Taking Care of Your Heart: How stress & nutrition impact heart health
Let’s talk about how stress and nutrition can impact your heart.
By: Dr. Nedda Dastmalchi, DO, MA
At Stix, we know that cardiovascular health plays an important role in your quality of life and overall wellbeing. So, we’ve partnered with Dr. Nedda Dastmalchi, DO, MA, a physician and cardiology fellow at Temple University Hospital in Philadelphia, to get real about heart health in honor of Heart Month.
In the final part of our Taking Care of Your Heart series, we learned more with Dr. Dastmalchi about how stress and nutrition can impact your heart. Keep reading to see what we found out.
How can stress affect your cardiovascular system?
Dr. Dastmalchi: Stress, mental health disorders, negative thinking/outlooks activate our sympathetic nervous system, also known as the “fight or flight” response. This response, although useful when we are in danger or in need of an adrenaline boost, long-term activation can have detrimental effects.
Chronic stress and its resulting stress hormones like cortisol can lead to cardiometabolic syndromes: Increased inflammation, high blood pressure, and increased insulin resistance. These can lead to an increased risk of heart disease and stroke.
Are there heart conditions that are directly linked to stress?
Dr. Dastmalchi: Certain heart conditions, like stress cardiomyopathy or broken heart syndrome, is a direct result of increased stress on the body. There is an aggregate of stress receptors in the heart muscle that get activated to such a high degree that they can cause a heart attack in an alternative pathway in comparison to a heart attack from a plaque or clot.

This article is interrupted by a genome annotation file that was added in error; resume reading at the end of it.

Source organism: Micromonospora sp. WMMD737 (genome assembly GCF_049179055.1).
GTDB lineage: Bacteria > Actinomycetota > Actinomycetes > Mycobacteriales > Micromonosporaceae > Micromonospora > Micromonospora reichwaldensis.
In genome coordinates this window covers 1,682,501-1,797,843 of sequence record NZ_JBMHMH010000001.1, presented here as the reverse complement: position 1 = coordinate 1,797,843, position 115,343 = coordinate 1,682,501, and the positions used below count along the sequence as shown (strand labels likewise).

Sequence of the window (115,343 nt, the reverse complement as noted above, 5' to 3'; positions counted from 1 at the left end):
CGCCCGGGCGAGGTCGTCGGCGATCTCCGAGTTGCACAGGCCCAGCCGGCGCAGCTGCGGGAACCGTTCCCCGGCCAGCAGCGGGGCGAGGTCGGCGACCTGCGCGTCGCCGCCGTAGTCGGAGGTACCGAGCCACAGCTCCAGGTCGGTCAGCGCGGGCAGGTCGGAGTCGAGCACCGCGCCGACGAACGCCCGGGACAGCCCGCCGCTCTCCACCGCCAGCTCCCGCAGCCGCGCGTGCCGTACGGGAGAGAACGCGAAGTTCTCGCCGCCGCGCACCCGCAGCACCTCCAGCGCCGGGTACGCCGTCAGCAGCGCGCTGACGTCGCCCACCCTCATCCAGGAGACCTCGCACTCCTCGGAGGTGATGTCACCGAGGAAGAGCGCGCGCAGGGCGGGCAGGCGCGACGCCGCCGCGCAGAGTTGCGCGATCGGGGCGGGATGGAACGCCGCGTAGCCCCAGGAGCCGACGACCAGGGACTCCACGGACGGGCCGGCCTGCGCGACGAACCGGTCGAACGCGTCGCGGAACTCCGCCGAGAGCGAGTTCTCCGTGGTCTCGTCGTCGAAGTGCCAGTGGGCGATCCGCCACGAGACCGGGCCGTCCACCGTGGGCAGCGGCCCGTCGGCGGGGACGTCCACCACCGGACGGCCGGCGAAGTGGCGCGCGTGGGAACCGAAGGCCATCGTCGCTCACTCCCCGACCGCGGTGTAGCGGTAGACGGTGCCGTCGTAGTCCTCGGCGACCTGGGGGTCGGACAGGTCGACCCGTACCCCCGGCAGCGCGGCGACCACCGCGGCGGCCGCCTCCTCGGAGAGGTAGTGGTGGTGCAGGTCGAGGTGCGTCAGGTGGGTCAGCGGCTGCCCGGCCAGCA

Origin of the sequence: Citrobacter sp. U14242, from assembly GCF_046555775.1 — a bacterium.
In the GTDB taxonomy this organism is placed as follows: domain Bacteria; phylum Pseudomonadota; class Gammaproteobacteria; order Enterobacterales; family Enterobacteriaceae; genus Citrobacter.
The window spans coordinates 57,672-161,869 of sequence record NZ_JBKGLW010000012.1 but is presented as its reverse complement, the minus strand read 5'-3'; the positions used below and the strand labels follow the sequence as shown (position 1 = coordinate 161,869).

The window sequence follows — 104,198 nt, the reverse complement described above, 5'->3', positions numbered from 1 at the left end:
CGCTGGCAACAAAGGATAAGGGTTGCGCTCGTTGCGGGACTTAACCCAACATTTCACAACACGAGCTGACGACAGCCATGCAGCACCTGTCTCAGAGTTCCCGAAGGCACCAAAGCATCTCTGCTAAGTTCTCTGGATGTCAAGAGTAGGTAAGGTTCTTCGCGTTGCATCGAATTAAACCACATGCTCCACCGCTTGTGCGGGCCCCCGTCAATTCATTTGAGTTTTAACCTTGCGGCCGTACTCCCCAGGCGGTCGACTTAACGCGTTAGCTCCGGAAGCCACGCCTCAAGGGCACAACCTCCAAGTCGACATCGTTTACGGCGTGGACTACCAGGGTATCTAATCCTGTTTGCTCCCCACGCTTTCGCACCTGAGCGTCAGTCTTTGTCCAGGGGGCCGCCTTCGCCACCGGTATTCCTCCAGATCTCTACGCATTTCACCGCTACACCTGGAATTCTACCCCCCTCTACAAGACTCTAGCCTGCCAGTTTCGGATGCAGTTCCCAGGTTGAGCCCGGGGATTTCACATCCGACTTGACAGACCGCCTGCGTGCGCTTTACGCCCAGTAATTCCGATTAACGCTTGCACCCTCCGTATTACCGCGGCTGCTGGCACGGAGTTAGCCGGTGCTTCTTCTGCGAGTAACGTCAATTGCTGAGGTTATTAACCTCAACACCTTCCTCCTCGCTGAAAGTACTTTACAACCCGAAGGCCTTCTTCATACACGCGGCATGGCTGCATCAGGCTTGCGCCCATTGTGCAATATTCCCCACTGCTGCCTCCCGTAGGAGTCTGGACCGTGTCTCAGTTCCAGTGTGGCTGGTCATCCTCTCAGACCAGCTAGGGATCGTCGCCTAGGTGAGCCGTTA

Depression is a risk after a heart attack or stroke. Research shows that those who are depressed after a heart attack are more at risk for developing a second attack. This can most definitely be attributed to the inflammatory process we know depression causes and the chronic state of stress as a result. It’s important to note that those who are depressed are less likely to quit smoking, take medications, get proper sleep, practice a healthy diet, or exercise regularly.
Since women are at higher risk for stress-related heart conditions, what can we do to help prevent them?
There are many things you can do to help manage and prevent stress.
Start with self-care
Dr. Dastmalchi: Self-care does not have to mean spending hours on yourself a day. Starting small with 2-minute meditation during the day, exercising, eating well, journaling, and setting boundaries for yourself are ways to help you maintain your mental health. These small daily habits can have a positive effect on your body and mind and can result in lasting goals!